The ad casts the candidate as a crusader to fix a flawed law, invokes the broken promise about keeping health insurance you like, and boasts that he "took the White House to task for the disastrous" website. It swipes at Barack Obama's signature legislative accomplishment in a manner you might expect from the president's opponents.
The difference is that the commercial was cut by a Democratic group on behalf of an incumbent Democrat. The new ad, released Wednesday by House Majority PAC to defend Rep. Joe Garcia of Florida, highlights the approach Democratic strategists are adopting as they try to inoculate vulnerable incumbents from the early struggles of the health care reform law:
In an effort to rebut Republican attempts to tether Garcia to the law, the spot notes that he is "working to fix" it—which clearly suggests it's broken. It notes Garcia's vote to let people keep their plan—a reference to Obama's infamous pledge, which turned out to be one he couldn't keep. And it sets up the South Florida Democrat as a White House antagonist. The strategy of creating separation from the president's health care law is part of a pattern for House Majority PAC, a super PAC supporting Democratic candidates in House races. Last month, the group cut an ad lauding Arizona Rep. Ann Kirkpatrick for blowing the whistle "on the disastrous health care website" that demonstrated "stunning ineptitude."
House Majority PAC says the ads are designed to combat smear campaigns orchestrated by conservatives against vulnerable Democrats running in competitive districts. Both races are listed as toss-ups by the Cook Political Report.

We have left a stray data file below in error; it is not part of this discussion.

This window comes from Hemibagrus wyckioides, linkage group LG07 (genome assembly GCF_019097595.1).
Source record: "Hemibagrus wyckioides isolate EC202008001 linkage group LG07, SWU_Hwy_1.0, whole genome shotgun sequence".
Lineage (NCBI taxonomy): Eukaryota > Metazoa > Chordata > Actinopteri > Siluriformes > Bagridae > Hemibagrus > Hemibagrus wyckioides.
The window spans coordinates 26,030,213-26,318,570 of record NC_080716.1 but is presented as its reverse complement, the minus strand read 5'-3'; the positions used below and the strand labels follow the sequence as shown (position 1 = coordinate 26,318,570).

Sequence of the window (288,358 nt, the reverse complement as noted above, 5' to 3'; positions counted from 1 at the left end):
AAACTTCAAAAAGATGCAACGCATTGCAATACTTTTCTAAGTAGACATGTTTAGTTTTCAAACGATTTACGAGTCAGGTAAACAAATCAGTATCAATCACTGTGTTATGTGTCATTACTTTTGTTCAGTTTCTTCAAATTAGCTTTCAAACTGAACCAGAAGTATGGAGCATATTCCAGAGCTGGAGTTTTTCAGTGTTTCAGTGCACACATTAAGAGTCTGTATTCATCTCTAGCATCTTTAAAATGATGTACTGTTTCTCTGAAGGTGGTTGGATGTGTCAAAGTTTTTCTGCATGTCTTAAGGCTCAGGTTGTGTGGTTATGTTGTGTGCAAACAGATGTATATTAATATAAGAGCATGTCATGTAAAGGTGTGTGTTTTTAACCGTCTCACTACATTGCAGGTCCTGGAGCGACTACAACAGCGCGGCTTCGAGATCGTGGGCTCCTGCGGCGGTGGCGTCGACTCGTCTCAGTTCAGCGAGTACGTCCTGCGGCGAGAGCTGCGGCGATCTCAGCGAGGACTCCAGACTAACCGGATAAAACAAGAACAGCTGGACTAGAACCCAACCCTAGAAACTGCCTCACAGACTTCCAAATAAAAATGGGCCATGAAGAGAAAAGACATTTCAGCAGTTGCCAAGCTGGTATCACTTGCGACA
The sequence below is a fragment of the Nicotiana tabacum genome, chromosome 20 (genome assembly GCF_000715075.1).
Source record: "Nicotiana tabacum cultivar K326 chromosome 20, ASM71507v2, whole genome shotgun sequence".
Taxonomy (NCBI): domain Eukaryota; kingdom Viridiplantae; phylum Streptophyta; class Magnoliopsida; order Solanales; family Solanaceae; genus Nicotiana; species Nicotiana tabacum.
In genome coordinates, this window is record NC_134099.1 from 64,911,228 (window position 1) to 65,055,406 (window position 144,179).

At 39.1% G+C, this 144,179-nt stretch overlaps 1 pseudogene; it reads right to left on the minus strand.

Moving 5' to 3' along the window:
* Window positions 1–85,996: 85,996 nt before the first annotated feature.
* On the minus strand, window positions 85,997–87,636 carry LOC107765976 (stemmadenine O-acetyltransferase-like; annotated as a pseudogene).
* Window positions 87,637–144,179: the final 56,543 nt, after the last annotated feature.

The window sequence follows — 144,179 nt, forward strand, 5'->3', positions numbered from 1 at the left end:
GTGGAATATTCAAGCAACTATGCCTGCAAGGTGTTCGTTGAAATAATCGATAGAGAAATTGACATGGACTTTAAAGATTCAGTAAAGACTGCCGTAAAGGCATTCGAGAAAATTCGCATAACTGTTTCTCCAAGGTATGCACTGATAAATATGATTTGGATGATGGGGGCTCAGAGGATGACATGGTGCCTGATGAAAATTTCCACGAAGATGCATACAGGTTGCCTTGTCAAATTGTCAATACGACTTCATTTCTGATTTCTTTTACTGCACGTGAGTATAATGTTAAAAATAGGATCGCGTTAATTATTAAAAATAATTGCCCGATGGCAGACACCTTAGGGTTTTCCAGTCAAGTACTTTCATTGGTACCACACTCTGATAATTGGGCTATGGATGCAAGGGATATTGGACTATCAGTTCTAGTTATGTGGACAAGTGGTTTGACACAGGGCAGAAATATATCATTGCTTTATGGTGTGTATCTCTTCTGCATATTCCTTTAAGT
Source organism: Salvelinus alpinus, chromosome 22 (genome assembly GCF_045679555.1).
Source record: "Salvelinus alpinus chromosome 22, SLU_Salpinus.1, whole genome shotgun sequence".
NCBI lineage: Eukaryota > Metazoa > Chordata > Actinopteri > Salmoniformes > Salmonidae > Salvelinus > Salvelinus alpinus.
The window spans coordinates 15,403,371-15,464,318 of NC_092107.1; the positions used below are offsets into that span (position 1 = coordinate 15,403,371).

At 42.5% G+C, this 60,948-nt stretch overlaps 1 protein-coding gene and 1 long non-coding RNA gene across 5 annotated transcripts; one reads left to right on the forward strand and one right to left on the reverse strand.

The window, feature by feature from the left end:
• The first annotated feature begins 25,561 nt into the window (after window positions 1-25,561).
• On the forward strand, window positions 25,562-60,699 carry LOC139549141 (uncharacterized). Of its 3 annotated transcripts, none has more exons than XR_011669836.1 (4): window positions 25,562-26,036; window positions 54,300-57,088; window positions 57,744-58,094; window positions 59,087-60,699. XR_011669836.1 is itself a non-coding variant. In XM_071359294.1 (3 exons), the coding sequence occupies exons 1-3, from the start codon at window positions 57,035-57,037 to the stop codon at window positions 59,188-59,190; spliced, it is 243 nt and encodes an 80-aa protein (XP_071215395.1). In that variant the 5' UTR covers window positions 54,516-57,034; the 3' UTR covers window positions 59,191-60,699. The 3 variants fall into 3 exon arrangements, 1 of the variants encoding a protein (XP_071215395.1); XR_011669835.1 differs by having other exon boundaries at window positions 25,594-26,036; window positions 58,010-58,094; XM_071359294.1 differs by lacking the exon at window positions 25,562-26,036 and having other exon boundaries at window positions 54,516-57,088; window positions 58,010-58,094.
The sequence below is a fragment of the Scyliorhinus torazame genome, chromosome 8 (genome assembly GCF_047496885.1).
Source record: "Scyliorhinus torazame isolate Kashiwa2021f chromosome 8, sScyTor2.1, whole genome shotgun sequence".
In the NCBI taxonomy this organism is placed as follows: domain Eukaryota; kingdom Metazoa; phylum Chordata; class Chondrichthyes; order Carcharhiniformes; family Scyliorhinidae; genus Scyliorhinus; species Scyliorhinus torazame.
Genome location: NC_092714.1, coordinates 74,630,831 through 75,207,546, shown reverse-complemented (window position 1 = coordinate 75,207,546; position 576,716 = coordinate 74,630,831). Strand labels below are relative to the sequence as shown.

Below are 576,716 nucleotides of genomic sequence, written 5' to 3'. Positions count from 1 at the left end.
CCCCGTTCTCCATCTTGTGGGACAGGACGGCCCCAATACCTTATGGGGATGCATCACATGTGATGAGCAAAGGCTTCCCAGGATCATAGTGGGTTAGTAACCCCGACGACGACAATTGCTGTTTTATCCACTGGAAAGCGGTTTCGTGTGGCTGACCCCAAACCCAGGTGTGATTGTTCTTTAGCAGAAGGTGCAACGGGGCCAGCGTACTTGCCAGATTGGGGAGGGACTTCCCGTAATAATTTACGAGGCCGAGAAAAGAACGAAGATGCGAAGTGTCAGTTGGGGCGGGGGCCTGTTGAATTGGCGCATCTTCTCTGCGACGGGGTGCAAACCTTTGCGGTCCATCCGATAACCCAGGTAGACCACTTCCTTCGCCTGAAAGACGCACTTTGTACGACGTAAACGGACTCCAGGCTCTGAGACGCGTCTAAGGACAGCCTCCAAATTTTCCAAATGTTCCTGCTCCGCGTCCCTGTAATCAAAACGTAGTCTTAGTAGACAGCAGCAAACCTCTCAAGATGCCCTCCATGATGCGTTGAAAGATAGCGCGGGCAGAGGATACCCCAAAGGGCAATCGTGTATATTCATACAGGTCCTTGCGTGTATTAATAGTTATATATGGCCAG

"The Koch brothers are spending unprecedented sums in an effort to mislead voters and distort Democrats' records and House Majority PAC simply won't let those charges go unanswered," says Andy Stone, the group's communications director. The commercials note that Garcia and Kilpatrick fought to "hold insurance companies accountable" and prevent them from denying patients coverage because of pre-existing conditions. These are popular provisions—and they are law because of Obamacare, which the ads decline to note explicitly.
The purpose of the campaign is twofold, says a Democratic strategist who works on House races. One is to highlight positive aspects of the health care law. But the more obvious and important functions is to acknowledge broad frustration with its rocky rollout.
"People are understandably upset and frustrated by the rollout of the Obamacare website, and you have to talk to people where they are," says the Democratic strategist. "It's important for Democrats to establish that baseline level of credibility." A failure to do so could make a candidate look oblivious to the public mood. It is, if course, difficult to make nuanced points in a 30-second commercial, and the strategist said future ads would do more to highlight the law's benefits.
Republicans believe that bumpy debut of the Affordable Care Act is a gift that will propel them to sweeping victories in November. That conviction, Republican aides and strategists say, is part of the reason the GOP is wary of becoming embroiled in a divisive and distracting fight over immigration reform with the midterms looming. It also played a role in the House leadership's decision to capitulate Tuesday by voting to raise the federal borrowing limit without any strings attached, averting a skirmish capable of diverting voters' attention from health care.
Andrea Bozek, a spokeswoman for House Republicans' campaign arm, framed the ads conceding the law's shortcomings as an admission that the issue is a winner for the GOP. "If Democrats are being forced to spend resources in February attacking Obamacare," she said, "then this is a very grim foreshadowing of what November will bring."